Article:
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How to exploit the potential of a meshed offshore grid through harmonised regulation

Regional cooperation and coordination on offshore wind farm and grid infrastructure are crucial for a successful energy transition, according to an EU-funded initiative.

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Offshore wind power’s expansion is expected to continue, boosting efforts to decarbonise energy systems as it becomes a growing part of electricity supply. According to the International Energy Agency (IEA), the global offshore wind market grew about 30 % per year between 2010 and 2018. The IEA predicts that “global offshore wind capacity may increase 15-fold and attract around $1 trillion of cumulative investment by 2040,” as stated in a news release. The IEA notes that “Europe has pioneered offshore wind technology, and the region is positioned to be the powerhouse of its future development.” In its key findings from Offshore Wind Outlook 2019, the IEA states: “The growth of the offshore wind industry has been fostered in European countries bordering the North Seas, where high quality wind resources and relatively shallow water have provided exceptionally good conditions in which to develop offshore wind technologies and bring them to market.” Parallel to this growth, an offshore power grid is also developing in the North Sea. In fact, the North Sea offshore grid, interconnecting national electricity grids and connecting offshore wind farms to shore, is a major infrastructure priority for the EU. However, integrated, hybrid offshore projects are still scarce in Europe. Addressing this challenge and seeking to develop meshed high-voltage direct current (HVDC) offshore grids, the EU-funded PROMOTION project has outlined the framework required for such an infrastructure. Project partners also made recommendations for policymakers and other stakeholders to facilitate the development of the first hybrid assets. These were published in PROMOTION’s latest project report. It defines an offshore hybrid asset as “a transmission line which combines the connection of offshore wind farms with interconnection between multiple countries.”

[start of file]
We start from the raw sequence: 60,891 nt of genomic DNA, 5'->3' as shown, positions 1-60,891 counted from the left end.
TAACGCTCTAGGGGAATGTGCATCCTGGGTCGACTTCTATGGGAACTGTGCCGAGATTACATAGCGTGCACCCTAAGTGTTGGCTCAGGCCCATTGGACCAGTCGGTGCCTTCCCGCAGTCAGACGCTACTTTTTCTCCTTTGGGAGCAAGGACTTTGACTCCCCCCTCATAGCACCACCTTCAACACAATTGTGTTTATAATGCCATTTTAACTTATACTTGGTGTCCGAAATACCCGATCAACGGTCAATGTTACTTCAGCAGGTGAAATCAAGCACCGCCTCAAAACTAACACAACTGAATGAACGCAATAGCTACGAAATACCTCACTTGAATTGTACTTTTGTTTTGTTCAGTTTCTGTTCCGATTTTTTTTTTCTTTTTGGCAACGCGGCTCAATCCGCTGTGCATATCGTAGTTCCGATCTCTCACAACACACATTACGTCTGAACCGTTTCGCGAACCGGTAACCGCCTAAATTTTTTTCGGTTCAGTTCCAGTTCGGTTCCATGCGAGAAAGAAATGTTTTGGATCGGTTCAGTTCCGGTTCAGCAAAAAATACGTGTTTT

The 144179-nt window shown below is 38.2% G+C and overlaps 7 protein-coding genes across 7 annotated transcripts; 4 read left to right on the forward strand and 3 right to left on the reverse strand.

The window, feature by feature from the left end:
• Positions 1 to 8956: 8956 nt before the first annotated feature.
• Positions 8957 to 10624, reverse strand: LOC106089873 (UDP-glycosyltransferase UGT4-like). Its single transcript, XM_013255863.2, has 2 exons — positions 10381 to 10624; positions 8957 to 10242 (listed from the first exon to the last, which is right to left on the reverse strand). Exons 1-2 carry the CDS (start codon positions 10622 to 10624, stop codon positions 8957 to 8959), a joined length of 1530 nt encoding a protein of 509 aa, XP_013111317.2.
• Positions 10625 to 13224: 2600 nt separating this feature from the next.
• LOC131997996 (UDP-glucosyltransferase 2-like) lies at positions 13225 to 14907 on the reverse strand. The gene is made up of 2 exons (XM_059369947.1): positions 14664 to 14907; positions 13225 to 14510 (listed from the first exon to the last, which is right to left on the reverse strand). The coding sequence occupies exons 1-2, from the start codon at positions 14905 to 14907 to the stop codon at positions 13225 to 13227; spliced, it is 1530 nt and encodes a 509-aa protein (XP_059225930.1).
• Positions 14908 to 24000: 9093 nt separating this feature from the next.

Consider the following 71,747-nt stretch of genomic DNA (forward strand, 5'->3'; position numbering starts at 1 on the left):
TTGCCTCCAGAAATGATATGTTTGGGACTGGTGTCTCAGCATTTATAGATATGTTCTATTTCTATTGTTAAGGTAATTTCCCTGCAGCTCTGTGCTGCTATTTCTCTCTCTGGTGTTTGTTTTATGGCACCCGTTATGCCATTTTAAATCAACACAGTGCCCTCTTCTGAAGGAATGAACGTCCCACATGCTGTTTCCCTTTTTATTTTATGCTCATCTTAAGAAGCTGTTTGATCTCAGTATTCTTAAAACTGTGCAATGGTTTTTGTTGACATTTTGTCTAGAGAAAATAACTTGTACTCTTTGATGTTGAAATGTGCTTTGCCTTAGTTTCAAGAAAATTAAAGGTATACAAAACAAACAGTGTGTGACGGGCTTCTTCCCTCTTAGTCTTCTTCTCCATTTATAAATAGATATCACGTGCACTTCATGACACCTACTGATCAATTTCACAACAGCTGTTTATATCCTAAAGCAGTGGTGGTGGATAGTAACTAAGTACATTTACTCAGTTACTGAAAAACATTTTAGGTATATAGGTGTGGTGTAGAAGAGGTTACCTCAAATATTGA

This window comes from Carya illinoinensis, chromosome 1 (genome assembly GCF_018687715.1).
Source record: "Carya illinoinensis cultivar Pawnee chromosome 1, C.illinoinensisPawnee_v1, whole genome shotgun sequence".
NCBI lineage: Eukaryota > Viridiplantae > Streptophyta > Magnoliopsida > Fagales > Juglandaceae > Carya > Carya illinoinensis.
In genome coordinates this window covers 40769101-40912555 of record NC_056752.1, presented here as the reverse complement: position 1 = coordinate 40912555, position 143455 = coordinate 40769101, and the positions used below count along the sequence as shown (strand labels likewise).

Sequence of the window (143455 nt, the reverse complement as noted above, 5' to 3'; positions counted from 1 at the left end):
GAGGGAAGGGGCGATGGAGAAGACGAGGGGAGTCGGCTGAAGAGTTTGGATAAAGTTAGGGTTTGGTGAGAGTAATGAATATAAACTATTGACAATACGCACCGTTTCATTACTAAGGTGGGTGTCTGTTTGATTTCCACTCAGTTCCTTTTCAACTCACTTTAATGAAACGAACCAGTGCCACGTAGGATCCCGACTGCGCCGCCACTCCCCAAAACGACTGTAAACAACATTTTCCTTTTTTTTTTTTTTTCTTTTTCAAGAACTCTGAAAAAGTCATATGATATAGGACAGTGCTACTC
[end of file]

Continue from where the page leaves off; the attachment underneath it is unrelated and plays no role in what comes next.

Coordination and cooperation

The report focuses on the legal, economic, governance and financing issues that need to be addressed for a successful meshed offshore grid (MOG). “It requires substantial coordination among stakeholders to design and implement a sound legal and regulatory framework, system of governance and raise sufficient funding, as well as construct and operate the network.” According to the report, it’s essential for EU and national decision-makers to “commit to cross-disciplinary cross-border coordination and cooperation in order to capture the full benefits of a North Sea MOG.” To achieve this, “it is necessary to adopt an international agreement to which the states participating in the MOG, as well as the EU (as the competent authority for many energy market related topics) are signatories.” Project partners emphasise that such an agreement “provides legal certainty for the states, the grid owners and the parties connected to the grid.” Quoted in a press release, Ditlev Engel, CEO of PROMOTION project coordinator DNV GL Energy, states: “The development of a reliable transnational European offshore transmission grid is a key enabler for a successful, cost effective and timely energy transition. This project delivered a great framework with regulatory and financial guidelines for national governments to speed up collaboration on the joint development of energy infrastructure such as offshore transmission grids.” The PROMOTION (PROMOTioN - Progress on Meshed HVDC Offshore Transmission Networks) project ends in December 2019. It was set up to develop and demonstrate cost-effective and reliable technologies for wind power transmission with a sound political, financial and legal regulatory framework. For more information, please see: PROMOTION project website



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